New York, Jan 29 : Bruno Mars and Kendrick Lamar emerged as big winners at the 60th Grammy Awards, which was dotted by surprises, star performances and comments on President Donald Trump, apart from key social and political debates.
Rapper Jay-Z, who was leading the nomination pack with eight nods this time, went back empty-handed, while Mars bagged seven honours at the Madison Square Garden here on Sunday night.
He won Record of the Year, Album of the Year, Best R&B Album and Best Engineered Album, Non-Classical for “24K Magic”, Song of the Year and Best R&B Song and Best R&B Performance for “That’s What I Like” — taking home not just major awards but also those in the R&B genre.
Lamar won Best Rap Performance and Best Rap Song, Best Music Video for “Humble”, Best Rap/Sung Performance for “Loyalty” featuring Rihanna, Best Rap Album for “Damn” at the gala, but missed out major awards at the ceremony, the first to be held outside of Los Angeles since 2003.
This year, Lorde was the only woman to be nominated in Album of the Year category, whereas Shakira won the Best Latin Pop Album for “El Dorado”.
Pop singer Alessia Cara became the first Canadian to win Best New Artist at Grammys, where actress Carrie Fisher and singer Leonard Cohen won a posthumous honour each.
The show, hosted by James Corden, was dominated by live performances by Mars, Lamar, Lady Gaga, Elton John, Alessia Cara, Pink, Sting, U2, Kesha, Brothers Osborne, Maren Morris and Eric Church, Luis Fonsi and Daddy Yankee, DJ Khaled, Rihanna and Bryson Tiller as well as Logic among others.
In a surprise appearance, former presidential candidate Hillary Clinton took part in a comedy bit taking a jab at Trump by participating in a pre-taped sketch with Cher, Snoop Dogg, Cardi B, John Legend and DJ Khaled. They read excerpts from Michael Wolff’s “Fire and Fury: Inside the Trump White House” — the hit book about the billionaire’s first year in the White House.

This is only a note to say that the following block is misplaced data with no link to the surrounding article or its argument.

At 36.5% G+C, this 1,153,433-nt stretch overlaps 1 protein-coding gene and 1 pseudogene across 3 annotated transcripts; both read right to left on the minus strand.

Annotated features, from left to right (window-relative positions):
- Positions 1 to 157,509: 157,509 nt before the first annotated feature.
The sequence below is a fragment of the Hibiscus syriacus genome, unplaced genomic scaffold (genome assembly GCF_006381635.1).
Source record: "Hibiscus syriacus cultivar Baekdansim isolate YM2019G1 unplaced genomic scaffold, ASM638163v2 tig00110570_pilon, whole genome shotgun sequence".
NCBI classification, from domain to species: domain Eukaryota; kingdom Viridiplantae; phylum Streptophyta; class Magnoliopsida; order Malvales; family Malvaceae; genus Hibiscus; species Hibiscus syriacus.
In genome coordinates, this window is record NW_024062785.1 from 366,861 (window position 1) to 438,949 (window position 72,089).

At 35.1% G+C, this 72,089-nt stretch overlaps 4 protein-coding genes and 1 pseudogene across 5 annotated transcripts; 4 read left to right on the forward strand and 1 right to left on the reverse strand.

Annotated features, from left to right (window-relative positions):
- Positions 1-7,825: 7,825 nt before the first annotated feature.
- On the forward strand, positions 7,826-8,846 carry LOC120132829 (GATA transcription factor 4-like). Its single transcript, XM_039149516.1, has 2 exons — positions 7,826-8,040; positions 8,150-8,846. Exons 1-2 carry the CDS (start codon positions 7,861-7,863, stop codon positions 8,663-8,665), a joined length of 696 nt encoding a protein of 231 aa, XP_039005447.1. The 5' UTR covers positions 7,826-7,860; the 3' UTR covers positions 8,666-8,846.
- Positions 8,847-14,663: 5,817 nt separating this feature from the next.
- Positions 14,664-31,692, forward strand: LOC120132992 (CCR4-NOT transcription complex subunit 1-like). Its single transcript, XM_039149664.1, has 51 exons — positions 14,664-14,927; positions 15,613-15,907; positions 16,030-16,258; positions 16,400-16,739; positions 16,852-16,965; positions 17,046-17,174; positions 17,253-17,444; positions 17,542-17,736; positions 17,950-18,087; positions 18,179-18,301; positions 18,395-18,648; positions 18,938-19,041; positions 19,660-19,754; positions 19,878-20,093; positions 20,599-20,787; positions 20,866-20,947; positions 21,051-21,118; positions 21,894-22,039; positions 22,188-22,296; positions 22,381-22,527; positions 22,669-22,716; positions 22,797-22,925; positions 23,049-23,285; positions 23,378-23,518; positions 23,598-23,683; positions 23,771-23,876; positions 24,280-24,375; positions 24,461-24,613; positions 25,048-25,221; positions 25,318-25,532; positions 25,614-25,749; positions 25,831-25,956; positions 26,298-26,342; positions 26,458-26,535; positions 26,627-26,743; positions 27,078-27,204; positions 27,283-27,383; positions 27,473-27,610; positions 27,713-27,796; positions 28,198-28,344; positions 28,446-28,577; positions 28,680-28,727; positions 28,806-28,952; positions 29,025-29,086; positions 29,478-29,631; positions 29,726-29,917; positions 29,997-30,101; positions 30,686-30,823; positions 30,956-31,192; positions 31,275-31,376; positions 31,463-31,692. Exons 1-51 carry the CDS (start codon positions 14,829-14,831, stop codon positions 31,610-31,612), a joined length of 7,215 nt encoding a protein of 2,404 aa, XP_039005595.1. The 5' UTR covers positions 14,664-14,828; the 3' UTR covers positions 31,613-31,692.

Trump’s comment on immigration also saw celebrities making strong statements.
Sting performed his 1987 hit “Englishman in New York”, and Shaggy joined in to state that he was a Jamaican in New York. Logic shouted out “You’re not shitholes” to immigrants and Cuban-Mexican singer Camila Cabello delivered an empowering speech reaching out to the Dreamers.
Ed Sheeran, who was not at the ceremony, won the Best Pop Solo Performance for “Shape Of You” and Best Pop Vocal Album for “Divide”.
The hugely popular “Despacito”, though performed live by Luis Fonsi and Daddy Yankee, was snubbed in terms of awards. It lost Record of the Year, Song of the Year and Best Pop Duo/Group Performance at the gala, which was held at the Madison Square Garden.
A string of celebrities also made the most of the platform to express support to the raging Time’s Up movement, condemning sexual harassment.
A white rose lay atop the piano as Elton John performed, Lady Gaga sneaked in the two words “Time’s Up” in the midst of her act and Janelle Monae delivered an impassioned speech to “those who dare to silence us”.
Kesha, with a white rose stitched to her outfit, performed her song “Praying” with Bebe Rexha, Cyndi Lauper, Camila Cabello, Julia Michaels and Andra Day, all of whom wore pristine white.
Kesha, who had alleged sexual harassment by Dr Luke, was nominated for the first time for the Grammys this year.
At the red carpet, the white rose was almost a staple with names like Nick Jonas, Sam Smith, Sarah Silverman, Rita Ora and Cardi B flaunting it.
The show itself began with Lamar giving a politically charged performance — a “satire” as he called” — in front of an American flag and with men dressed in military uniform. The fiery act ended with dancers in red hoodies falling amid the sound of gunshots.
A poignant closing act saw Logic, Khaled and Alessia Cara performing the hit song “1-800-273-8255” during the In Memoriam programme, which featured tributes to late stars including Tom Petty, Chuck Berry and victims of concert massacres.
Earlier in the ceremony, country singers Maren Morris, Eric Church and Brothers Osborne performed a moving rendition of Eric Clapton’s Grammy winning “Tears in Heaven” as a tribute to the victims of a mass shooting at a music fest in Las Vegas last year.